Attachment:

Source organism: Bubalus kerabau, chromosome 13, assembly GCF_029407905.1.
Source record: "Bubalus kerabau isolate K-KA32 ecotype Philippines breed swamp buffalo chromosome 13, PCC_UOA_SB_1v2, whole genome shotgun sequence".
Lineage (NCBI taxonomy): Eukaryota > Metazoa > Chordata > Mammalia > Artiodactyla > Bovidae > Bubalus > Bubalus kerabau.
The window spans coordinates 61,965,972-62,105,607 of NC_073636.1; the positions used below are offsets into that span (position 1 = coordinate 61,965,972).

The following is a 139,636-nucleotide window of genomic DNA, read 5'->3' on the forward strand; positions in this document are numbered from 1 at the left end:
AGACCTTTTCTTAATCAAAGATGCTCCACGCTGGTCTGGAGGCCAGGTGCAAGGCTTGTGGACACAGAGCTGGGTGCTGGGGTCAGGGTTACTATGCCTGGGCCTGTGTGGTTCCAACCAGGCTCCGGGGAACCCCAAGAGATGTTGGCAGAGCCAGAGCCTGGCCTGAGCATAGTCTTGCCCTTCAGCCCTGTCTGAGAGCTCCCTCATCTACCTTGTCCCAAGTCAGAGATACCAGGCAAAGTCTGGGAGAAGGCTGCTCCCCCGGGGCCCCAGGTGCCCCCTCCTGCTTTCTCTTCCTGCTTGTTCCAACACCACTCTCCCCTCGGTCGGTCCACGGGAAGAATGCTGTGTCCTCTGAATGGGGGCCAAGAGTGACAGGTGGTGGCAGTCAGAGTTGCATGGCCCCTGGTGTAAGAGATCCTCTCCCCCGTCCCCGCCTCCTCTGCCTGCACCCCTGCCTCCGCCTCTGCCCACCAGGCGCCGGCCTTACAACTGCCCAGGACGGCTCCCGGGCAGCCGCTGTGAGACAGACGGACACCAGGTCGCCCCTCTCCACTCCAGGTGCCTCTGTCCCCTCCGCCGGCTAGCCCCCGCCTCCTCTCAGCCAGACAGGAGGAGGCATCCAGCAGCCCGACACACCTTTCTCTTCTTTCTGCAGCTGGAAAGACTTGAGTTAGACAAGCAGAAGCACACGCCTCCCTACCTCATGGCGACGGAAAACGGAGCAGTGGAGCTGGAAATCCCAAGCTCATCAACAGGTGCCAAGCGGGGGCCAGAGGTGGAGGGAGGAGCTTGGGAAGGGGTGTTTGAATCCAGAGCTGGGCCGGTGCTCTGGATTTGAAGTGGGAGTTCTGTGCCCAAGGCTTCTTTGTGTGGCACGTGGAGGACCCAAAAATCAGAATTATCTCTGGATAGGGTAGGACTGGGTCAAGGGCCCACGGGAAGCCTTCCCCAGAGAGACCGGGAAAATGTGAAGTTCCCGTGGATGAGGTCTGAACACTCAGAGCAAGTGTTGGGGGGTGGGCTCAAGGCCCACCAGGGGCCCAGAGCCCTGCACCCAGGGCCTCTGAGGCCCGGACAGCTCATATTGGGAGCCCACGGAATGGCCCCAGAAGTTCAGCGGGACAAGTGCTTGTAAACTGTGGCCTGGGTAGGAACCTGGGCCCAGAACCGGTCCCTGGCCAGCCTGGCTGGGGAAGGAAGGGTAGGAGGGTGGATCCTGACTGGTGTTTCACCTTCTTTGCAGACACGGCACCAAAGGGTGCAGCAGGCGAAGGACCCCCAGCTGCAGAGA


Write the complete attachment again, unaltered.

Source organism: Bubalus kerabau, chromosome 13, assembly GCF_029407905.1.
Source record: "Bubalus kerabau isolate K-KA32 ecotype Philippines breed swamp buffalo chromosome 13, PCC_UOA_SB_1v2, whole genome shotgun sequence".
Lineage (NCBI taxonomy): Eukaryota > Metazoa > Chordata > Mammalia > Artiodactyla > Bovidae > Bubalus > Bubalus kerabau.
The window spans coordinates 61,965,972-62,105,607 of NC_073636.1; the positions used below are offsets into that span (position 1 = coordinate 61,965,972).

The following is a 139,636-nucleotide window of genomic DNA, read 5'->3' on the forward strand; positions in this document are numbered from 1 at the left end:
AGACCTTTTCTTAATCAAAGATGCTCCACGCTGGTCTGGAGGCCAGGTGCAAGGCTTGTGGACACAGAGCTGGGTGCTGGGGTCAGGGTTACTATGCCTGGGCCTGTGTGGTTCCAACCAGGCTCCGGGGAACCCCAAGAGATGTTGGCAGAGCCAGAGCCTGGCCTGAGCATAGTCTTGCCCTTCAGCCCTGTCTGAGAGCTCCCTCATCTACCTTGTCCCAAGTCAGAGATACCAGGCAAAGTCTGGGAGAAGGCTGCTCCCCCGGGGCCCCAGGTGCCCCCTCCTGCTTTCTCTTCCTGCTTGTTCCAACACCACTCTCCCCTCGGTCGGTCCACGGGAAGAATGCTGTGTCCTCTGAATGGGGGCCAAGAGTGACAGGTGGTGGCAGTCAGAGTTGCATGGCCCCTGGTGTAAGAGATCCTCTCCCCCGTCCCCGCCTCCTCTGCCTGCACCCCTGCCTCCGCCTCTGCCCACCAGGCGCCGGCCTTACAACTGCCCAGGACGGCTCCCGGGCAGCCGCTGTGAGACAGACGGACACCAGGTCGCCCCTCTCCACTCCAGGTGCCTCTGTCCCCTCCGCCGGCTAGCCCCCGCCTCCTCTCAGCCAGACAGGAGGAGGCATCCAGCAGCCCGACACACCTTTCTCTTCTTTCTGCAGCTGGAAAGACTTGAGTTAGACAAGCAGAAGCACACGCCTCCCTACCTCATGGCGACGGAAAACGGAGCAGTGGAGCTGGAAATCCCAAGCTCATCAACAGGTGCCAAGCGGGGGCCAGAGGTGGAGGGAGGAGCTTGGGAAGGGGTGTTTGAATCCAGAGCTGGGCCGGTGCTCTGGATTTGAAGTGGGAGTTCTGTGCCCAAGGCTTCTTTGTGTGGCACGTGGAGGACCCAAAAATCAGAATTATCTCTGGATAGGGTAGGACTGGGTCAAGGGCCCACGGGAAGCCTTCCCCAGAGAGACCGGGAAAATGTGAAGTTCCCGTGGATGAGGTCTGAACACTCAGAGCAAGTGTTGGGGGGTGGGCTCAAGGCCCACCAGGGGCCCAGAGCCCTGCACCCAGGGCCTCTGAGGCCCGGACAGCTCATATTGGGAGCCCACGGAATGGCCCCAGAAGTTCAGCGGGACAAGTGCTTGTAAACTGTGGCCTGGGTAGGAACCTGGGCCCAGAACCGGTCCCTGGCCAGCCTGGCTGGGGAAGGAAGGGTAGGAGGGTGGATCCTGACTGGTGTTTCACCTTCTTTGCAGACACGGCACCAAAGGGTGCAGCAGGCGAAGGACCCCCAGCTGCAGAGA